Risk management isn’t just about avoiding disaster. A successful risk management strategy should also have plenty of upside. Those who are old enough to remember the Apple Newton will appreciate this.
In 1993 Apple gambled on launching this expensive, revolutionary Personal Digital Assistant. Newton’s size and inefficient handwriting recognition interface eventually led to market failure for the product, but was not the end for Apple.
Apple’s underlying business model was robust enough to withstand this setback, absorb the lessons learned, and move on.
In New Zealand, business owners who take a disciplined strategic approach to risk management must still be in the minority, in light of our high failure rate for businesses of all types. So here are some strategies to help protect your business’s future.
(a) General business risks
One or more of the following risks will impact most businesses:
- Product/Services issues
- Damage to customers/their property
- Professional negligence
- Breach of laws and regulations
- Cash flow problems/Tax issues
- Breach of contract-by business or its partners
- Loss of goodwill
- Customer payment default/business failure
- Natural disasters
- Shareholder disagreements
- Intellectual property theft
(b) Industry risks
Understand how business models in your industry are evolving in New Zealand, Australia, US, UK, Europe, Asia and other comparable markets.
For example, consider the Airbnb sharing model, conceived in San Francisco in 2007, active in 89 countries by 2011, arrived in New Zealand in 2016, and now seriously disrupting our accommodation market.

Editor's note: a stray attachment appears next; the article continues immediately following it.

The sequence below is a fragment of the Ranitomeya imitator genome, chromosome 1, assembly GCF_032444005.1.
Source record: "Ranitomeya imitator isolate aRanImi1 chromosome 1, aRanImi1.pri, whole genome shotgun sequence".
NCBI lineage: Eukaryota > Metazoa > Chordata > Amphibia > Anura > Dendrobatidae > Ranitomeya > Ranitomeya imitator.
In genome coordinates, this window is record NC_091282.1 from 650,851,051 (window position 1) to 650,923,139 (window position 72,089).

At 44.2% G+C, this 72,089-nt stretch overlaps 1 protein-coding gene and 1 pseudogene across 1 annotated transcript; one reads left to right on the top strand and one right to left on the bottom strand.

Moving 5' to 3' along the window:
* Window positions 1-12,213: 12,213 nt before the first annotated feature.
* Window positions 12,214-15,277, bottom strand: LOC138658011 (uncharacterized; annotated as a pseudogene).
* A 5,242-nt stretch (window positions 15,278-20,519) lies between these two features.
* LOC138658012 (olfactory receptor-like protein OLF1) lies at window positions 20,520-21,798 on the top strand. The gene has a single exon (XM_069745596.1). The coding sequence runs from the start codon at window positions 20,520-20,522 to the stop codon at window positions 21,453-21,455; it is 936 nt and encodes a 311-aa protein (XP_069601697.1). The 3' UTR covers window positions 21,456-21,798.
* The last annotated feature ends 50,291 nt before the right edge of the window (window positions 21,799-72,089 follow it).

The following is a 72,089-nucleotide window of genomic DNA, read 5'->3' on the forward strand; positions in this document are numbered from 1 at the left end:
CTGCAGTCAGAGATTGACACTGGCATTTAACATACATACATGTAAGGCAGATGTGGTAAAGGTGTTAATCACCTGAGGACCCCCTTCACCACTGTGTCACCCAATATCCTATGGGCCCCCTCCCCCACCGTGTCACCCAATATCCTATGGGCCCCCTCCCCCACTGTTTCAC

(c) Future trends
- New technology could undermine your business model
- Your business could be regulated out of existence
The Watson mainframe computer first came into public view in 2011, winning the quiz show Jeopardy. Its technology is now incorporated into over 17 major industries, including the legal profession. A large US law firm has built and “employs” a robotic lawyer called Ross, and hopes to export “him” to work in law firms around the world.
The technology may not be highly sophisticated. Take Uber, the ubiquitous taxi service which is not really very different, but vitally, has branding and features which appeal to younger tech-savvy consumers. Airbnb is in the same category.
Also consider what would happen to our dairy farming if intense competition from new model food industries for water and land develops, and producing milk becomes very costly?
(a) Insurable risks
Standard types of business cover in NZ include:
- Public, employer’s, statutory & cyber liability
- Professional indemnity
- Trade credit
- Property loss/damage
- Key person
- Business interruption
The main problems with relying on insurance cover to mitigate risk are:
- Foreseeability– has the particular risk been properly identified to your insurer ?
- Disclosure– do you disclose all relevant information?
- Insurer stability– credit rating, payout history etc?
- Cost– comprehensive cover may be prohibitively expensive
(b) Other Risks
Despite its drawbacks, insurance still remains the primary method of dealing with most general business risks. But what about those risks which are hard to insure against, or unexpected, such as human behaviour, future trends, regulation or industry disruption?
The best way to manage and minimise all business risk is analysis and strategic planning.
Larger businesses address complex strategic risk issues, plan well ahead as a matter of course, and are generally in better financial shape to survive business disasters. Accordingly, the benefits of a disciplined approach to managing business risk will be much greater for smaller businesses, which usually do not get a second chance.
Constantly question what is going on around your business. Here’s one for you.
Which category of risk does our Apple Newton example above fit into?
Identify and prioritise risk areas on the horizon for your business.